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The most influential books I've ever read and why?

Updated on October 21, 2012


“Thy word is a lamp to guide my feet and a light on my path.” – Psalm 119, New English Bible.

Writely So has asked about the most influential books in fellow-Hubbers’ lives and so, being an avid and constant reader, I have taken up the challenge to try to answer her request.

Of course, a lot depends on what you mean by “influential” – is the books that have had the most influence on your thinking or behaviour? Or is the books that you think have been most influential in the world generally that I might also have read?

I have taken it to mean the former – the books that have had the biggest impact, one way or another, on me, over the years.

There are so many that I have decided to write here just about four of them. Maybe the rest will follow in a later Hub.

My battered old King James (Authorised) Version. Been with me since High School.
My battered old King James (Authorised) Version. Been with me since High School.

The Bible

As with anyone who grew up in Western Culture, I guess the first book I must list is the Bible, which is a whole library in itself. Whether one likes it or not, whether one acknowledges it or not, if you grew up in the West, the Bible has impacted, and is now impacting, on you and your life. Whether or not this is good or bad depends largely on how you look at the Bible. But everywhere in Western culture the Bible is in there somewhere. It’s not always easy to see, but it’s there, nonetheless.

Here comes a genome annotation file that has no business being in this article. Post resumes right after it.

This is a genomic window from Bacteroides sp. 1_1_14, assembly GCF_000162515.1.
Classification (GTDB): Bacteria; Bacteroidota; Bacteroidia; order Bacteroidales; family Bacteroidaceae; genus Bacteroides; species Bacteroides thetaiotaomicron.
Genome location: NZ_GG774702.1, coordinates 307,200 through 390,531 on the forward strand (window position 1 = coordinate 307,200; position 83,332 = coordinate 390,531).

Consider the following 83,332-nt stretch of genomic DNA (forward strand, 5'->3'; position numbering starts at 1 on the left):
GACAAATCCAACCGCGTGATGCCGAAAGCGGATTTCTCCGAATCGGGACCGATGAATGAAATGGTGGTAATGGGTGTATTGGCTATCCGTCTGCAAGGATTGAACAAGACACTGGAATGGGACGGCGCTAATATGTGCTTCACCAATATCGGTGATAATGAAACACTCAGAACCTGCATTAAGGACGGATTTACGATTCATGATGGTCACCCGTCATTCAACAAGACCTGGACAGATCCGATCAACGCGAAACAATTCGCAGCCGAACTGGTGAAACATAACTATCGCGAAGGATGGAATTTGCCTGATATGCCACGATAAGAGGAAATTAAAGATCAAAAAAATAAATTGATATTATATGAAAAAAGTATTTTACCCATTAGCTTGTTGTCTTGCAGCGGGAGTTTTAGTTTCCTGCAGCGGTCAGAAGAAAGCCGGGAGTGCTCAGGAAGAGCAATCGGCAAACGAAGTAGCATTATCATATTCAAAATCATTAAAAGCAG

Now I have to say up front that I do not believe the Bible is the literally dictated word of God, and that is going to get me into trouble already, I guess. The Bible is a whole collection of different writings, written for different purposes, and some of these purposes are relevant to today’s world, and some are not. Again I think it’s up to the reader, largely, to determine which is which.

Also I think the “Thy” whose word the Psalmist calls “a lamp to guide my feet” is not necessarily the Yahweh, the God, of the Bible, although admittedly that was who the Psalmist meant. I believe that as we have come to understand more and more about other religions and cultures we can find words that can guide our feet in many other works.

The Bible is so rich in imagery, so prolific in ideas, that one can study it for years without ever exhausting the treasure. And it has influenced our language, English, in many and profound ways. Because of the variety in the Bible it has been used also to justify murder, slavery, war, sexual repression, sexism, racism, revolution, you name it, the Bible says its so!

The Bible also talks about the highest aspirations of people, the deepest love, the most beautiful feelings. It has some of the most violent and bloodthirsty images and some of the most erotic. How tender and arousing are these lines from the Song of Songs, for example:

“How beautiful are your sandalled feet, O prince’s daughter!

The curves of your thighs are like jewels,

The work of a skilled craftsman.

Your navel is a rounded goblet

That shall never want for spiced wine.

Your belly is a heap of wheat

Fenced in by lilies.

Your two breasts are like two fauns,

Twin fauns of a gazelle.”